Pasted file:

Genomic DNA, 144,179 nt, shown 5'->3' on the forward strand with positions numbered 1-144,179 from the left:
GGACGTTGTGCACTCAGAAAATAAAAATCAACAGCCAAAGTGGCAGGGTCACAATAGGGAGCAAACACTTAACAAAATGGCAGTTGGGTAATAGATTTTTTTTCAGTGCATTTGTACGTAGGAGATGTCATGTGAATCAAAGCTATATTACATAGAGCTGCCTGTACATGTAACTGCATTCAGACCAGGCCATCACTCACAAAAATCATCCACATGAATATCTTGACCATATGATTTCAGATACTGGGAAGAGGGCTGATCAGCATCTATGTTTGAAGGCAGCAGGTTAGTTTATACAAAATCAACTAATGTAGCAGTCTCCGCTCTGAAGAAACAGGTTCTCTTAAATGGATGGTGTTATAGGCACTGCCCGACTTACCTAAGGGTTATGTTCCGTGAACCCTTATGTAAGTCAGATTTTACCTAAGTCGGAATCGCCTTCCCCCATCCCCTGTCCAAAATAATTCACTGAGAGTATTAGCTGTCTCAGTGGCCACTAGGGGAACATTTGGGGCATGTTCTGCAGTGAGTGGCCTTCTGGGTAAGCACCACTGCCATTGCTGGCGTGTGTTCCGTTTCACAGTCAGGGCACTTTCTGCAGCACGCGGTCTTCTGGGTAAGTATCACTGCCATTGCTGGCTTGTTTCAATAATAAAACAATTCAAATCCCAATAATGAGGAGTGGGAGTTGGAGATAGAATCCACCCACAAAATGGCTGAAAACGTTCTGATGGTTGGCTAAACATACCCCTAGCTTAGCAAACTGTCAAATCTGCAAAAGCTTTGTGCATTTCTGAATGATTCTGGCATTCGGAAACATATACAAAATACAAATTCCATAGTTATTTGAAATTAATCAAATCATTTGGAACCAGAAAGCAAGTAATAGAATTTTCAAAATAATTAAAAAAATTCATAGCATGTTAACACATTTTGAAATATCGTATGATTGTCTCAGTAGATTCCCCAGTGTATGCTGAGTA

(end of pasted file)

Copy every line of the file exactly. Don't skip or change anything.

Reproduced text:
Genomic DNA, 144,179 nt, shown 5'->3' on the forward strand with positions numbered 1-144,179 from the left:
GGACGTTGTGCACTCAGAAAATAAAAATCAACAGCCAAAGTGGCAGGGTCACAATAGGGAGCAAACACTTAACAAAATGGCAGTTGGGTAATAGATTTTTTTTCAGTGCATTTGTACGTAGGAGATGTCATGTGAATCAAAGCTATATTACATAGAGCTGCCTGTACATGTAACTGCATTCAGACCAGGCCATCACTCACAAAAATCATCCACATGAATATCTTGACCATATGATTTCAGATACTGGGAAGAGGGCTGATCAGCATCTATGTTTGAAGGCAGCAGGTTAGTTTATACAAAATCAACTAATGTAGCAGTCTCCGCTCTGAAGAAACAGGTTCTCTTAAATGGATGGTGTTATAGGCACTGCCCGACTTACCTAAGGGTTATGTTCCGTGAACCCTTATGTAAGTCAGATTTTACCTAAGTCGGAATCGCCTTCCCCCATCCCCTGTCCAAAATAATTCACTGAGAGTATTAGCTGTCTCAGTGGCCACTAGGGGAACATTTGGGGCATGTTCTGCAGTGAGTGGCCTTCTGGGTAAGCACCACTGCCATTGCTGGCGTGTGTTCCGTTTCACAGTCAGGGCACTTTCTGCAGCACGCGGTCTTCTGGGTAAGTATCACTGCCATTGCTGGCTTGTTTCAATAATAAAACAATTCAAATCCCAATAATGAGGAGTGGGAGTTGGAGATAGAATCCACCCACAAAATGGCTGAAAACGTTCTGATGGTTGGCTAAACATACCCCTAGCTTAGCAAACTGTCAAATCTGCAAAAGCTTTGTGCATTTCTGAATGATTCTGGCATTCGGAAACATATACAAAATACAAATTCCATAGTTATTTGAAATTAATCAAATCATTTGGAACCAGAAAGCAAGTAATAGAATTTTCAAAATAATTAAAAAAATTCATAGCATGTTAACACATTTTGAAATATCGTATGATTGTCTCAGTAGATTCCCCAGTGTATGCTGAGTA